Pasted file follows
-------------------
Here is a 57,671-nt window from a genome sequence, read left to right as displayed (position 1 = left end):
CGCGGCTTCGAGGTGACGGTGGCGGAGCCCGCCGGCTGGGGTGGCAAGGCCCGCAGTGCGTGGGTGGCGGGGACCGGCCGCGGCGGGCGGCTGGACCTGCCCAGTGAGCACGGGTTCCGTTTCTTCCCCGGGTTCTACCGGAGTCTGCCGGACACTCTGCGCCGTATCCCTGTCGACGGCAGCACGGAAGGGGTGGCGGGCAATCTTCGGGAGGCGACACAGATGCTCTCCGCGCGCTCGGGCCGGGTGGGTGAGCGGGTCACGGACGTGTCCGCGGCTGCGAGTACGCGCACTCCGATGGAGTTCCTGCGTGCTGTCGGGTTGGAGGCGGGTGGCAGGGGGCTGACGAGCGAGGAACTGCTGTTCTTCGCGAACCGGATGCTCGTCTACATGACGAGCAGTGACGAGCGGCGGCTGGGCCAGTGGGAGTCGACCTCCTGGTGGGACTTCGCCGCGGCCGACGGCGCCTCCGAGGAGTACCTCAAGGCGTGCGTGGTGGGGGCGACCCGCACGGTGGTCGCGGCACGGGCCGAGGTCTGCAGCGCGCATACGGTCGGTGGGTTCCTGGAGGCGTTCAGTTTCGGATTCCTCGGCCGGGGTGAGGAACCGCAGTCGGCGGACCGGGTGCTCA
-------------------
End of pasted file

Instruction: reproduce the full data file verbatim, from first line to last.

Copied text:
Here is a 57,671-nt window from a genome sequence, read left to right as displayed (position 1 = left end):
CGCGGCTTCGAGGTGACGGTGGCGGAGCCCGCCGGCTGGGGTGGCAAGGCCCGCAGTGCGTGGGTGGCGGGGACCGGCCGCGGCGGGCGGCTGGACCTGCCCAGTGAGCACGGGTTCCGTTTCTTCCCCGGGTTCTACCGGAGTCTGCCGGACACTCTGCGCCGTATCCCTGTCGACGGCAGCACGGAAGGGGTGGCGGGCAATCTTCGGGAGGCGACACAGATGCTCTCCGCGCGCTCGGGCCGGGTGGGTGAGCGGGTCACGGACGTGTCCGCGGCTGCGAGTACGCGCACTCCGATGGAGTTCCTGCGTGCTGTCGGGTTGGAGGCGGGTGGCAGGGGGCTGACGAGCGAGGAACTGCTGTTCTTCGCGAACCGGATGCTCGTCTACATGACGAGCAGTGACGAGCGGCGGCTGGGCCAGTGGGAGTCGACCTCCTGGTGGGACTTCGCCGCGGCCGACGGCGCCTCCGAGGAGTACCTCAAGGCGTGCGTGGTGGGGGCGACCCGCACGGTGGTCGCGGCACGGGCCGAGGTCTGCAGCGCGCATACGGTCGGTGGGTTCCTGGAGGCGTTCAGTTTCGGATTCCTCGGCCGGGGTGAGGAACCGCAGTCGGCGGACCGGGTGCTCA